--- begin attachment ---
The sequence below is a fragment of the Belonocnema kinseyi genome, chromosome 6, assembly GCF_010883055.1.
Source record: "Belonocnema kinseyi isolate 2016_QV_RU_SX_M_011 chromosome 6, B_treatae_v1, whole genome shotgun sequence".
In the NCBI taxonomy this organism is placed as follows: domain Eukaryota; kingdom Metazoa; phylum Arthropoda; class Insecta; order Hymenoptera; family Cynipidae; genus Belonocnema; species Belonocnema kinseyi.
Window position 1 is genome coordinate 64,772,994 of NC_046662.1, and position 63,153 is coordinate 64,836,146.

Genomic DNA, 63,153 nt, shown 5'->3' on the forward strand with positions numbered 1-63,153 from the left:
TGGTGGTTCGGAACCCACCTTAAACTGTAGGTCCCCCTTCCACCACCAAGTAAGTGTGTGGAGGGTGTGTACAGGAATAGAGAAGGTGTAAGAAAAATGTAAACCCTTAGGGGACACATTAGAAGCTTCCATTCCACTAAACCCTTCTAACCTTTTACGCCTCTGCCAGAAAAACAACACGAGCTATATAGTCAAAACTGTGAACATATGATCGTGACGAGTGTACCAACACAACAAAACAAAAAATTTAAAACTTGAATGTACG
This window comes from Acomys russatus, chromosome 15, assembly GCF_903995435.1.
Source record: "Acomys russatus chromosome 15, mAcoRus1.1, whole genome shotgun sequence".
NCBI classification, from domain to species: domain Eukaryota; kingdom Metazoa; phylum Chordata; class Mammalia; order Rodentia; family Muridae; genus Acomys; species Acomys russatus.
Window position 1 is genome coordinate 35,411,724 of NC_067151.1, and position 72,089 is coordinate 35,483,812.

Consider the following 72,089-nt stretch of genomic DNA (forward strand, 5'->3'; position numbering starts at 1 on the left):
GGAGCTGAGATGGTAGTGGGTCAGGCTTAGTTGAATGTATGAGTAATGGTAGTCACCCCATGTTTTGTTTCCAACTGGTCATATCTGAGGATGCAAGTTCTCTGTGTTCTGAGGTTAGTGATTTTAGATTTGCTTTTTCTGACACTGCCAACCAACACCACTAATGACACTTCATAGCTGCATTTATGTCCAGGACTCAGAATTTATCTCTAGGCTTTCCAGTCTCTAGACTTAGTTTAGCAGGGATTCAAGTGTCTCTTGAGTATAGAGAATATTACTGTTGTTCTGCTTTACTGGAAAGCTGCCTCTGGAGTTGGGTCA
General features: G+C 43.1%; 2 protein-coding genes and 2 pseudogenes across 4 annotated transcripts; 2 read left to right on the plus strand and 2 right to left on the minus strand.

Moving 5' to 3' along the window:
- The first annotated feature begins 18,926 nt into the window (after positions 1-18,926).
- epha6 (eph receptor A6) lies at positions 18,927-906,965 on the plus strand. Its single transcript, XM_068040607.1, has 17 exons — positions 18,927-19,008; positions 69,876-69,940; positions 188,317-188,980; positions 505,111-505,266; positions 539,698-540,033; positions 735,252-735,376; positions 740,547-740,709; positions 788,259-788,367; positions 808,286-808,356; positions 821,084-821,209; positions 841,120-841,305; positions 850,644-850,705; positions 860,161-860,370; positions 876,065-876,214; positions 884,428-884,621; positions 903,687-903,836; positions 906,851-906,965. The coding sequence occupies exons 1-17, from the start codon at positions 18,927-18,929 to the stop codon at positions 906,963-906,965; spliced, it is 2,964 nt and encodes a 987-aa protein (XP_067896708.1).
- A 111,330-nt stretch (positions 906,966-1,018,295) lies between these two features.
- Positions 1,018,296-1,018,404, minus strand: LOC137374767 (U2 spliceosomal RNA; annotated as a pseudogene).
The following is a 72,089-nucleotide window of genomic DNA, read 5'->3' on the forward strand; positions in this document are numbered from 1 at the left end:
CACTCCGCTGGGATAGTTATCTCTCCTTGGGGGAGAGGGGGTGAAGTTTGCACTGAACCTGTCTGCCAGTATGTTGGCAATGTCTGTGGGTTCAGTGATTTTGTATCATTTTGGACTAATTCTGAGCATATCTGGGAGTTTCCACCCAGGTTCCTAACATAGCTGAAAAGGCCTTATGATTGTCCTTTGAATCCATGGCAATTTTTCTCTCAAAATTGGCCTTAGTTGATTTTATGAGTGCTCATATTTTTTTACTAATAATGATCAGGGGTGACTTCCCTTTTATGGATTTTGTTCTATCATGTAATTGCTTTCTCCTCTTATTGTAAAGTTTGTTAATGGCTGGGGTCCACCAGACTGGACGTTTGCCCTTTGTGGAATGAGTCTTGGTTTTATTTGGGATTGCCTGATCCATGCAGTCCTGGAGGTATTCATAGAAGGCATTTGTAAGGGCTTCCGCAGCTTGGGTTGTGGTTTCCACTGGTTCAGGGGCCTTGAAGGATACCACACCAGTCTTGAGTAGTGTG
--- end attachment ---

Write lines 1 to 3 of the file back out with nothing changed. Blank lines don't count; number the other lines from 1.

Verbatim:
The sequence below is a fragment of the Belonocnema kinseyi genome, chromosome 6, assembly GCF_010883055.1.
Source record: "Belonocnema kinseyi isolate 2016_QV_RU_SX_M_011 chromosome 6, B_treatae_v1, whole genome shotgun sequence".
In the NCBI taxonomy this organism is placed as follows: domain Eukaryota; kingdom Metazoa; phylum Arthropoda; class Insecta; order Hymenoptera; family Cynipidae; genus Belonocnema; species Belonocnema kinseyi.